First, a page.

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story.lead_photo.caption Janelle Jessen/Herald-Leader Dr. Mitch Ryan shared information about Earth Mission Asia during a fundraiser for the organization at John Brown University on Oct. 22.

Earth Mission Asia, a Siloam Springs-based nonprofit, is growing and working towards graduating its first class of physicians' assistant students who will provide medical care in remote areas of Myanmar, also known as Burma.

Dr. Mitch Ryan, program director, gave an update on the nonprofit's work during the second annual fundraising banquet on Oct. 22 at John Brown University's Simmons Great Hall. Dr. Ryan and his wife Carol Ryan, administrative director, were visiting the U.S. for the event.

The fundraiser brought in approximately $23,000, according to Jim Pearson, board member and father of Carol Ryan.

Earth Mission Asia enrolls students from the Karen (pronounced Kuh-ren) people group in a five-year physicians' assistant training program with the goal of sending them back to their home communities in remote jungle areas to provide much needed medical care, Ryan said.

Currently, the program has more than 30 students with six students set to enter their fifth year of training, according to the program's yearbook. Earth Mission Asia also offers an engineering technology program to teach students how to build and maintain the infrastructure needed for medical clinics.

The larger Earth Mission organization, established in 1982 by L.D. and Sue Ryan, has additional projects in other parts of the world but the fundraiser focused on the work being done in medical education in Myanmar. Dan Ryan, owner of Siloam Springs-based Ryan Engineering, is the CEO of Earth Mission Asia.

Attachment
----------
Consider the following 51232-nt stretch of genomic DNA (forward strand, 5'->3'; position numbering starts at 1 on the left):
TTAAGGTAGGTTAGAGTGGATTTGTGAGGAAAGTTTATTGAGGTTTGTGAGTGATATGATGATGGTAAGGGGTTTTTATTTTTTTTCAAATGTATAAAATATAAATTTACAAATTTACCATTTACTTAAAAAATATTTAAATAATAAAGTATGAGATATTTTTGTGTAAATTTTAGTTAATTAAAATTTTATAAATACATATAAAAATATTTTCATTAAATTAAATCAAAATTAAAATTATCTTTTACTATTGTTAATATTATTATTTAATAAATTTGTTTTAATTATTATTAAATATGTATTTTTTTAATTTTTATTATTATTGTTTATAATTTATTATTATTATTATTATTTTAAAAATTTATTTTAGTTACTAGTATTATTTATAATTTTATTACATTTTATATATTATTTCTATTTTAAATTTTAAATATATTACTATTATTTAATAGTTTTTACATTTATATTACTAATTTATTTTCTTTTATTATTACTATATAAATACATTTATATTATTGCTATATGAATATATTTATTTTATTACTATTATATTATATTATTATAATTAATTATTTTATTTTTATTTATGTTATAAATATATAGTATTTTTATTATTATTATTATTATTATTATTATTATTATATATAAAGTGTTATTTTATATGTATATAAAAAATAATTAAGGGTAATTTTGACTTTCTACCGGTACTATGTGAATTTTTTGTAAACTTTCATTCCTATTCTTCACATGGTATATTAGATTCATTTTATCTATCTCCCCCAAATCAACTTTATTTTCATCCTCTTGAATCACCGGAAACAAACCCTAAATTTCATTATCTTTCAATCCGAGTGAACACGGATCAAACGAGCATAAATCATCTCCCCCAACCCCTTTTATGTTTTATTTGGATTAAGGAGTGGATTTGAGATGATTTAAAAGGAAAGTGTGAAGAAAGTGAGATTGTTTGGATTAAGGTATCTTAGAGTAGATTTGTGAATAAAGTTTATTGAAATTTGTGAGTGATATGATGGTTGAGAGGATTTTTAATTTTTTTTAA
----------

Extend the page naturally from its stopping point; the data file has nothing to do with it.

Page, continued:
The Karen people are concentrated along the Thai-Myanmar border and have been impacted by decades of armed conflict in the region. Because of the challenges, there is a very high maternal mortality rate and mortality rate for children under age 5 in comparison with the rest of the region and world.

Common causes of death for children in the area, such as pneumonia and diarrhea, are usually easily treated, he said. Medical care providers also have to learn to treat diseases such as typhus, typhoid, leptospirosis, dengue and malaria, which are not often seen in other parts of the world.

Practicing medicine in the jungle offers unique challenges, Dr. Ryan said. Students have to be able to think critically to solve problems while faced with challenges such as limited equipment and resources. They also frequently work alone, which means they have to combine the diagnostic skills of a physician with nursing and lab tech skills.

In 2018, Earth Mission Asia was able to find a new location in Chang Mai, Thailand, that accommodates the increased staffing, training and housing needs, according to the organization's annual report. In addition, the nonprofit was also able to nearly double the number of staff members working in Thailand and Myanmar. The organization also bought 17 acres of land to build a future Salay Hospital and student campus, the report states.

Earth Mission Asia also formed an agreement with the Karen Department of Health and Welfare to build the Rain Tree Clinic in a remote area, the report states.

More information about Earth Mission and its projects around the world is available at www.earthmission.org. More information about Earth Mission Asia is available at www.earth-mission.org/earthmissionasia/.

General News on 11/06/2019

Print Headline: Local nonprofit provides medical training in Myanmar

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